Harvard Law's Profile in Courage
A Commentary By Debra J. Saunders
Forget "advise and consent." When President Obama nominated U.S. Solicitor General Elena Kagan to serve on the U.S. Supreme Court, the Dems just wanted a good liberal who won't embarrass them during Senate confirmation hearings, while the Repubs started trying to figure out whether it's safe to try to Bork her.
Why bother? With 59 Democrats in the Senate and a record of working well with conservatives as Harvard Law School dean, Kagan seems destined to land on the Big Bench.
The most the opposition can do is make Kagan squirm -- and squirm she should.
Let her explain all of the thinking that went into the Harvard Law School "anti-discrimination" policy that banned military recruiters from campus because of the federal policy of "don't ask, don't tell."
So far, the best defense came from her predecessor at Harvard, Robert C. Clark, in Tuesday's Wall Street Journal. Clark wrote that the law school's recruitment policy, adopted in 1979, required employers who wished to recruit students to pledge not to discriminate based on race, gender or sexual orientation, but it never kept military recruiters off campus. The policy did deny the military the ability to recruit through the school's Office of Career Services, but allowed a student veterans organization to bring in military recruiters.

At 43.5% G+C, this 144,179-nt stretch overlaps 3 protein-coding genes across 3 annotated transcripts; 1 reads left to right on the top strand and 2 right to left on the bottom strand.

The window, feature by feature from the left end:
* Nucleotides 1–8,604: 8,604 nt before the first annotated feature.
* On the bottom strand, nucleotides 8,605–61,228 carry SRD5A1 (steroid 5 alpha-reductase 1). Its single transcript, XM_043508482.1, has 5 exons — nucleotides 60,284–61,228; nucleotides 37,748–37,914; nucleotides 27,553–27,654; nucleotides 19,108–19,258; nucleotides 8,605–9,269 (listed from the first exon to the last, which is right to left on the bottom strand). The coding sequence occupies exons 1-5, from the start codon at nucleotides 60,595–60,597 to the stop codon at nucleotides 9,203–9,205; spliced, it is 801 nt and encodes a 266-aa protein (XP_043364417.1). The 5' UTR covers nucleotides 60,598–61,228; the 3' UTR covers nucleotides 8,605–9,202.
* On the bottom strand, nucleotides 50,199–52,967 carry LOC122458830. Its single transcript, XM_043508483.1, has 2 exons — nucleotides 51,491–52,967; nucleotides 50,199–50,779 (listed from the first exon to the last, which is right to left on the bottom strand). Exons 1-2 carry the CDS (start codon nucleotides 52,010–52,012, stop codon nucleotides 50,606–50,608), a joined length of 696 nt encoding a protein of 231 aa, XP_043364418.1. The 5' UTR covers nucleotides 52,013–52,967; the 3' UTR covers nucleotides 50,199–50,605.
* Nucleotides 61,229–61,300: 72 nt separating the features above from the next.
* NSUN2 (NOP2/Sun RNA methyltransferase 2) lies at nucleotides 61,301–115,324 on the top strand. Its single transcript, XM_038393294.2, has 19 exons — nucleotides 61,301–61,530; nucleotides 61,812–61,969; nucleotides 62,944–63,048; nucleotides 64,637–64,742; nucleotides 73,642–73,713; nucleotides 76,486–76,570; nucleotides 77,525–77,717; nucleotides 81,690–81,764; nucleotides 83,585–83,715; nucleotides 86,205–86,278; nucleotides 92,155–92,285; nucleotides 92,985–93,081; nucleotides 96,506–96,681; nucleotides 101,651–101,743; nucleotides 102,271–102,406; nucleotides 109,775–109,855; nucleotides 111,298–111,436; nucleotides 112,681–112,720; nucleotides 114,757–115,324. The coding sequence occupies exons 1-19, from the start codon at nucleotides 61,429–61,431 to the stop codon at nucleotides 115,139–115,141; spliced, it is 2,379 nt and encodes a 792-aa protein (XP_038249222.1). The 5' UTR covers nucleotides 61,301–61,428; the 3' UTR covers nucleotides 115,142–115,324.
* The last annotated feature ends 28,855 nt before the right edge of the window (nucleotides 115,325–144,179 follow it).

Sic transit academia. Clark wrote that policy's "symbolic effect" was "important," but its "practical effect on recruiting logistics was minimal."
I'll put Clark's views in plain English: During most of Kagan's tenure from 2003 to 2009, Harvard University gave the military a one-finger salute, then let recruiters in through the back door.
You're supposed to feel better about the "ban" -- I should note Kagan has called it a "ban" -- because it didn't really ban anything.
When the Bush administration threatened to withhold federal funds from Harvard University in accordance with the 1996 Solomon Amendment -- which requires colleges to grant military recruiters the same access as other employers or forfeit federal funds -- the law school relented and opened the door for the university to continue receiving federal funds.
But Kagan did not go gently. She sent out a strongly worded memo denouncing the government's "don't ask, don't tell" policy as "deeply wrong -- both unwise and unjust." No doubt, the memo had an important symbolic effect as well.
Kagan also signed a law school professors' amicus brief that argued the Solomon Amendment abridged free speech rights, which the U.S. Supreme Court soundly rejected 8-0 in 2006.
In 2007, Kagan delivered a speech at West Point. She told cadets she was "in awe of your courage and dedication" -- proof, say supporters, that she supports the military.
That's big of her. She backed a policy that marginalized men and women carrying out a law that was enacted by her old boss, President Clinton, and remains in force under the Obama administration. The law school picked on people in no position to fight back.
She was a bully in an ivory tower, and she didn't even know it.
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